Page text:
And your topic is important, because it can be very easy to become legalistic, and focus on judgement and brimstone. Which would then enter an element of fear/shame, and it’s hard to get a sense of love from that. I would think it would be more effective to just go with loving someone, even if the behavior is wrong. Often, we know deep inside if we’re doing something wrong, and yet if someone loves us anyway, it can enourage us to be ‘worthy’ of such love and stop the wrong behavior.

  4. “Often, we know deep inside if we’re doing something wrong, and yet if someone loves us anyway, it can enourage us to be ‘worthy’ of such love and stop the wrong behavior.” (Heather)

    I agree. I think I see of lot of ‘believing in the right way’ in some of Dan’s stuff he writes and he does throw around judgments about things (ex: someone’s salvation) which help to build ‘labels’ on people – all the while they may not be true.

    But Dan was just the tip of the iceberg – this is so commonplace in the Christian faith most Christians have a tough time believing they are doing just that – judging. I stopped going on AtheismSucks blog basically because of this single attitude – although he is sound on his arguements – it was supremely unsound in practice of this simple thing.

    But your point is something I try to practice – Peter said it best ‘love covers a multitude of sins’. Can we move towards a love that loves someone irregardless of their faults – and wants to treat them in a way that is better than they have been treated prior. I am game.

  5. **But Dan was just the tip of the iceberg – this is so commonplace in the Christian faith most Christians have a tough time believing they are doing just that – judging.** Agreed. And what I don’t think he or others like him understand is that attitude is just going to push people further away from God. There’s no hint of love or grace in it — it’s all judging.

    Granted, I’ll be the first to admit that oftentimes judging is much, much easier than loving someone. I’ve been guilty of that myself. I think it’s because loving someone means you have to try and see beyond a sense of being ‘wronged’ or a sense of self.

  6. I can understand the confusion around this issue, there are various conflicting messages taught from the pulpit on this. Here is the best way I can make sense of the judgement teaching (I apologise that it is a bit long).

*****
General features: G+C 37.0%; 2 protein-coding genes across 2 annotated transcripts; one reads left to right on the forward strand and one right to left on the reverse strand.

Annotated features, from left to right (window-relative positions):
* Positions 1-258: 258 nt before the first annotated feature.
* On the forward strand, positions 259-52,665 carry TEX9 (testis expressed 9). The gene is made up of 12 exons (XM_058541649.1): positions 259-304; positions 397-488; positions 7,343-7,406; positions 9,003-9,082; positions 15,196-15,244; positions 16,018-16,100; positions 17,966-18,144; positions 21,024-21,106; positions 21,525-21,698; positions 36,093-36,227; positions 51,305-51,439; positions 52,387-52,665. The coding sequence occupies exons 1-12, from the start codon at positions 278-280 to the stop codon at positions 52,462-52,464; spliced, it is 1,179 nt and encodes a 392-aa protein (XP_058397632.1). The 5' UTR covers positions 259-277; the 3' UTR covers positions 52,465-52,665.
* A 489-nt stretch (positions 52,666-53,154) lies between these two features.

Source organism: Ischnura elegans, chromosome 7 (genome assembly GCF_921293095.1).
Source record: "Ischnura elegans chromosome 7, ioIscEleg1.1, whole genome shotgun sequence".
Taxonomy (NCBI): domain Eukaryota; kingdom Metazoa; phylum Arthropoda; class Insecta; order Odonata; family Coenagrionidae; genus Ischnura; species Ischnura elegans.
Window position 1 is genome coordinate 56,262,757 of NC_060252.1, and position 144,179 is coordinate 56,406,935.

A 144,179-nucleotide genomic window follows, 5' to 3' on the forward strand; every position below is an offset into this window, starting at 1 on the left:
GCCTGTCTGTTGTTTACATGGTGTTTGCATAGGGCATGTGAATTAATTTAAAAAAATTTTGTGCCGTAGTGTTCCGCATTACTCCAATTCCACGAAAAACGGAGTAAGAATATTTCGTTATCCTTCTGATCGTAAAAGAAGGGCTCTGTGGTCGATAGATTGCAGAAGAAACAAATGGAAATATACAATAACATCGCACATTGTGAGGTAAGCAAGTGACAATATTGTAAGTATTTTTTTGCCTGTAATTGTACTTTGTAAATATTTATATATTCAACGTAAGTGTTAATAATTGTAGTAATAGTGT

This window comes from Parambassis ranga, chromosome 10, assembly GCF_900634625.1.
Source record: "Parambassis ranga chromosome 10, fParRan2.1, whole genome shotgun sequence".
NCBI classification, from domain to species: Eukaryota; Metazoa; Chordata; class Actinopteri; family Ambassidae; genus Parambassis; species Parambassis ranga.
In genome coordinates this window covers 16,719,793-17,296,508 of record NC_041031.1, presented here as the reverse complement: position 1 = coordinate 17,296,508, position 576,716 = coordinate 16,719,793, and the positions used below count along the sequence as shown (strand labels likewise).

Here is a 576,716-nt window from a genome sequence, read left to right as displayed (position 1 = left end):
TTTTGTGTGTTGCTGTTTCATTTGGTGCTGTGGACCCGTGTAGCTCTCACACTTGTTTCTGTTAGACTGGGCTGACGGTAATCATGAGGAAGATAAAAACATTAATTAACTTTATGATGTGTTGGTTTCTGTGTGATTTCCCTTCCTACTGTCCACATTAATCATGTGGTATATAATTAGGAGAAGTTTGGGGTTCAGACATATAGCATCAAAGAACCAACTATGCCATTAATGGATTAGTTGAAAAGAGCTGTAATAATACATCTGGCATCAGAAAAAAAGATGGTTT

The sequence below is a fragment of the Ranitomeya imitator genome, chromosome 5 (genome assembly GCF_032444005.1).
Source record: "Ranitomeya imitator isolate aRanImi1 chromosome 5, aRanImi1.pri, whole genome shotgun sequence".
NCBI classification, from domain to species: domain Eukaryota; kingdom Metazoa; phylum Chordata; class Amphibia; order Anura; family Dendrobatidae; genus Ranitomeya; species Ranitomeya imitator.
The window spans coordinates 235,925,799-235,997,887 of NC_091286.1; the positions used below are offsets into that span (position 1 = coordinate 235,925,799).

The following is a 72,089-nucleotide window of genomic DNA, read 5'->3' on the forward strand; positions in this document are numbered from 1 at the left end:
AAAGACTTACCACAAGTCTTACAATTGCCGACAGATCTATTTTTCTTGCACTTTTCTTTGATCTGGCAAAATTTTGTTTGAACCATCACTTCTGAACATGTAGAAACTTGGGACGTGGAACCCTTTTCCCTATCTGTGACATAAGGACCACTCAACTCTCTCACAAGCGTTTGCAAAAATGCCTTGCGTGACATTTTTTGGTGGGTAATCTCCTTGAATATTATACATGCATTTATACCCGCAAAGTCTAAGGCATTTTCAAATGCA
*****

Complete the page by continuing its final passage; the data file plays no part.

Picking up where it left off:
Jesus did not mean you are not to make a judgment call for yourself, He cautioned against addressing the person you have judged. Think about this. We are all judging all the time. There is no way around it. I don’t like the way someone talks gossip all the time so I make a judgment call – that is not righteous! But my instruction not to judge them means I don’t get in there face about it, for I am sure there are many things they don’t like about me. I can still befriend them and try to be an example to them. Having made that judgment call does not prevent me from loving them.

    I think that this changes though when we propose to be a follower of Christ. I think we are not only allowed to judge our brothers and sisters, we are called to do so. This is for our own good and the best (maybe only) way to maintain a clear view of the right path. But to judge someone else you had just make sure you are not guilty in the same area (remove the log from your own eye first). The message about loving and honoring your wife is not going to cary too much weight coming out of the mouth of a person who just got caught having an affair with his secretary.

    So who are we to judge? Fellow Christians only. What is the requirement? That we are sure of our own riteousness (in that area)first.

    The following verse requires judmgent;

    Brethren, if anyone among you wanders from the truth, and someone turns him back, let him know that he who turns a sinner from the error of his way will save a soul from death and cover a multitude of sins. (John 5 19,20)

    There is a whole lot of examples that can be shown how Jesus exampled for us that judgement is required, how He addressed the Pharisees for one – He was very harsh with them for letting their religion get in the way of their ability to have compassion and love.

    Sometimes we must judge and we may even have to judge harshly, but the intent is certainly not to carry out a sentance. It is not to hurt the person or to exact revenge but to bring them back to the truth and the light.